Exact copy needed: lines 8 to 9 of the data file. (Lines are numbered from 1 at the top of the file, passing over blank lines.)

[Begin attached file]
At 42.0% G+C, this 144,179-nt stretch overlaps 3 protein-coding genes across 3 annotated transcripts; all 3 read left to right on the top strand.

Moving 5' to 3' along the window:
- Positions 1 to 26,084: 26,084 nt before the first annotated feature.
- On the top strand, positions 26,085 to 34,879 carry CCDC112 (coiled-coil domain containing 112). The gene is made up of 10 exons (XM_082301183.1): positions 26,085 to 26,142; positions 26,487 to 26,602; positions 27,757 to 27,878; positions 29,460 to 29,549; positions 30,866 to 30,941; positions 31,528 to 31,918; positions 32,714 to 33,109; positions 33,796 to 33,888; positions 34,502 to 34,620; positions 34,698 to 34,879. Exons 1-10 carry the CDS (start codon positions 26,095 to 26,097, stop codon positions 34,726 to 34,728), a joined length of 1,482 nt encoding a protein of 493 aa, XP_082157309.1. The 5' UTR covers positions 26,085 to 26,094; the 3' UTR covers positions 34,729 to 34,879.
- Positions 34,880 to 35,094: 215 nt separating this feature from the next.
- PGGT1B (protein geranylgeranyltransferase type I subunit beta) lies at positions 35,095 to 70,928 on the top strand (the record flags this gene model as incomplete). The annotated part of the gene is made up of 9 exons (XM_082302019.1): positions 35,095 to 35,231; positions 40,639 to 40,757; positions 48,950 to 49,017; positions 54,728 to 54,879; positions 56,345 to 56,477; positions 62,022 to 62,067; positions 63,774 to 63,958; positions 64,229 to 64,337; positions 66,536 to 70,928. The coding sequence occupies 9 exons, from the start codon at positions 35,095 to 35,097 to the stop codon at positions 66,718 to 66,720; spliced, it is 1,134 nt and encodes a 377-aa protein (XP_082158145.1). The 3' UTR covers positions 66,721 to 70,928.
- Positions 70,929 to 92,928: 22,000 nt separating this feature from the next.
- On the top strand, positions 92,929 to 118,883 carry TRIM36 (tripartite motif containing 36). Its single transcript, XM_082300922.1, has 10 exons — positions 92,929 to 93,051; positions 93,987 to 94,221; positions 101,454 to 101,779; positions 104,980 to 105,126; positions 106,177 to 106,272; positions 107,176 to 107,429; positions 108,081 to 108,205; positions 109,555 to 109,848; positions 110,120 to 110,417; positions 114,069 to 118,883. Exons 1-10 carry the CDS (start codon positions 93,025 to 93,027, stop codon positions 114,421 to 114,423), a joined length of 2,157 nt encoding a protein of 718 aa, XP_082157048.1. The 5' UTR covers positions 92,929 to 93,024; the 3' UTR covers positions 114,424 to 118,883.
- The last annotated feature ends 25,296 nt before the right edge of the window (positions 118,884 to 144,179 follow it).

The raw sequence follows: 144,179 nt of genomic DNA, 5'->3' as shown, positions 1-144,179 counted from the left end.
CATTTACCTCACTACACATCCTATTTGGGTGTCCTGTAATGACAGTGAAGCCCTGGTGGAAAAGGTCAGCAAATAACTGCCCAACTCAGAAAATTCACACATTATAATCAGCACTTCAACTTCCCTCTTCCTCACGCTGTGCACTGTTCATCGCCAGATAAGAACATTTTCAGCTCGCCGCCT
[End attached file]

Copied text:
- On the top strand, positions 92,929 to 118,883 carry TRIM36 (tripartite motif containing 36). Its single transcript, XM_082300922.1, has 10 exons — positions 92,929 to 93,051; positions 93,987 to 94,221; positions 101,454 to 101,779; positions 104,980 to 105,126; positions 106,177 to 106,272; positions 107,176 to 107,429; positions 108,081 to 108,205; positions 109,555 to 109,848; positions 110,120 to 110,417; positions 114,069 to 118,883. Exons 1-10 carry the CDS (start codon positions 93,025 to 93,027, stop codon positions 114,421 to 114,423), a joined length of 2,157 nt encoding a protein of 718 aa, XP_082157048.1. The 5' UTR covers positions 92,929 to 93,024; the 3' UTR covers positions 114,424 to 118,883.
- The last annotated feature ends 25,296 nt before the right edge of the window (positions 118,884 to 144,179 follow it).